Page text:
Katherine Anne Porter's life closely paralleled that of her century not only in its span (1890-1980) but in its interests and contradictions. A communist sympathizer who became a quasi fascist, a cosmopolitan who embraced southern agrarianism, a femme fatale whose writings nonetheless evince feminist feeling, Porter embodied, often at their extremes, the major currents of her time and ours. In this new biography Janis P. Stout argues that these inconsistencies can be viewed as part and parcel of modernism itself.
|Publisher:||University of Virginia Press|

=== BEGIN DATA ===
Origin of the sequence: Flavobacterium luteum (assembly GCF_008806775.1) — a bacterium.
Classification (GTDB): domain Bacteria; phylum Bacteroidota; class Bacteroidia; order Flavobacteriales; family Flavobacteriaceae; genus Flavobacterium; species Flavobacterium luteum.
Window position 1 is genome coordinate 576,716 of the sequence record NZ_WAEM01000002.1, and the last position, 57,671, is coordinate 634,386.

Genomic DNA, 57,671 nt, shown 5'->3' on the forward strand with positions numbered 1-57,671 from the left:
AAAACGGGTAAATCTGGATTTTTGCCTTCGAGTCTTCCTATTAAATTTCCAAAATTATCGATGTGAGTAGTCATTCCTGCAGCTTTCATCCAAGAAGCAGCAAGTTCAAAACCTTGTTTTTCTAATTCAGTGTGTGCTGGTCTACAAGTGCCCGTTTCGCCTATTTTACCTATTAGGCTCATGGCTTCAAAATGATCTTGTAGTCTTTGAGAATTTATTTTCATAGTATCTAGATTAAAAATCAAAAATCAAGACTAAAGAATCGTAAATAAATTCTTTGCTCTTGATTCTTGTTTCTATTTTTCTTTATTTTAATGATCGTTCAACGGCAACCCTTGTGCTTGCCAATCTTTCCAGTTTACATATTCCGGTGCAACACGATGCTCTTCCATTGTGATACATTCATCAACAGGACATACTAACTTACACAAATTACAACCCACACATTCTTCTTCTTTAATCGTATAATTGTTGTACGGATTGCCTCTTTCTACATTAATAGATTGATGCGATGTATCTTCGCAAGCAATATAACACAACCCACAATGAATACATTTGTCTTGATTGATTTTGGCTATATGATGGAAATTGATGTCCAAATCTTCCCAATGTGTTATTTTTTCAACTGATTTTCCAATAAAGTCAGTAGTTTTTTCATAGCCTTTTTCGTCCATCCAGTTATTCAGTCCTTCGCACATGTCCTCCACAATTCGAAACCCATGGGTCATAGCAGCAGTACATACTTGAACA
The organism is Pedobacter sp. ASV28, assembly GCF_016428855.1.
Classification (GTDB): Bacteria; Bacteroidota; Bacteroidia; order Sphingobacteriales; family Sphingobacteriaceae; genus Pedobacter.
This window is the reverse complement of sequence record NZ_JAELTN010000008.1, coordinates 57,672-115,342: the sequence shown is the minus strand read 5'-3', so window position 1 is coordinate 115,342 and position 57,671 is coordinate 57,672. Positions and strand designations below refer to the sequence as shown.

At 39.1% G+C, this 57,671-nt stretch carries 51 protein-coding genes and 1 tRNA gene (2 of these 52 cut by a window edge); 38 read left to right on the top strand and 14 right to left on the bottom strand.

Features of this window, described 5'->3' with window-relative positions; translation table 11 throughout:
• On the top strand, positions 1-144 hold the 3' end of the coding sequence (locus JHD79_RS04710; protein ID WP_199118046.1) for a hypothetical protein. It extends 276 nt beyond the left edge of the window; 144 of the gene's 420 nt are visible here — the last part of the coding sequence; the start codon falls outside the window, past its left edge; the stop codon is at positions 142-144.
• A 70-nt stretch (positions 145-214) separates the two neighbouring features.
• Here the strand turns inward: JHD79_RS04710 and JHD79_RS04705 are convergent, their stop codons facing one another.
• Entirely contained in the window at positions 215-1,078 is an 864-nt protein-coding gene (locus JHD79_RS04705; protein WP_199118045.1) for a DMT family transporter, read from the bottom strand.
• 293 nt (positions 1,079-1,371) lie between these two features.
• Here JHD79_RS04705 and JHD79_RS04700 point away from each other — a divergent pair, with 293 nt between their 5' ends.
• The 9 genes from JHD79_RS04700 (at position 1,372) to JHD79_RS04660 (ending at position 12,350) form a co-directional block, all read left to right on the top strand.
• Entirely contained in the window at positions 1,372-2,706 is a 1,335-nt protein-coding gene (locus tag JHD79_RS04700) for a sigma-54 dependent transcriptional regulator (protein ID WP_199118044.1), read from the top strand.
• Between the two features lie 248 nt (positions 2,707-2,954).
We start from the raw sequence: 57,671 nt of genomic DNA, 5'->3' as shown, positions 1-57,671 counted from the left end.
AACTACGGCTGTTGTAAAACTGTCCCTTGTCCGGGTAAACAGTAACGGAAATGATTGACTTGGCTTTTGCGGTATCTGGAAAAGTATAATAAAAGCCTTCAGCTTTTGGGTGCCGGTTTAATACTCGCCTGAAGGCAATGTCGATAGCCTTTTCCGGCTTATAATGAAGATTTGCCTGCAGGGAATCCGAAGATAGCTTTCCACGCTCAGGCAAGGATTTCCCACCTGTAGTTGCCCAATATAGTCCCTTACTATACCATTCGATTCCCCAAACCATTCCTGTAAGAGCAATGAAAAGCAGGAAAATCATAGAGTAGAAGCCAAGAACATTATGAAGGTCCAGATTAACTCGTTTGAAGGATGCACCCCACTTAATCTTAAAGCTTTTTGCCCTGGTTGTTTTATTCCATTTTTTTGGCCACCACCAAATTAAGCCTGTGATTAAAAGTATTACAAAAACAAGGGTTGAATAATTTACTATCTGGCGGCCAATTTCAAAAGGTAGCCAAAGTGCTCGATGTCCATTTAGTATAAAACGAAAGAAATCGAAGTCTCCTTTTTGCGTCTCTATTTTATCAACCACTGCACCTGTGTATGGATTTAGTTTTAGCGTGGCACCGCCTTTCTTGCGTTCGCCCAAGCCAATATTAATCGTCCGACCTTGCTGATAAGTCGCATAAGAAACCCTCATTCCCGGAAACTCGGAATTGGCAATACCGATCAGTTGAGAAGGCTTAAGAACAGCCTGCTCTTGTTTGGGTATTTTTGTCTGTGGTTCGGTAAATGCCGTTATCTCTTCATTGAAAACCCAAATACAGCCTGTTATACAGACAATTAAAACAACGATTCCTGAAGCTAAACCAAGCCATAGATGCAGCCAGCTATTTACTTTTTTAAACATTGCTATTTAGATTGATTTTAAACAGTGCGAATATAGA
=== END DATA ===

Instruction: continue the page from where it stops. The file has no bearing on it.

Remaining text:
|Series:||Minds of the New South Ser.|
|Product dimensions:||6.32(w) x 9.27(h) x 1.41(d)|
About the Author
Janis P. Stout is Associate Dean of the College of Liberal Arts and Professor of English at Texas A&M University. She is the author of Sodoms in Eden: The City in American Fiction before 1860 and The Journey Narrative in American Literature: Patterns and Departures.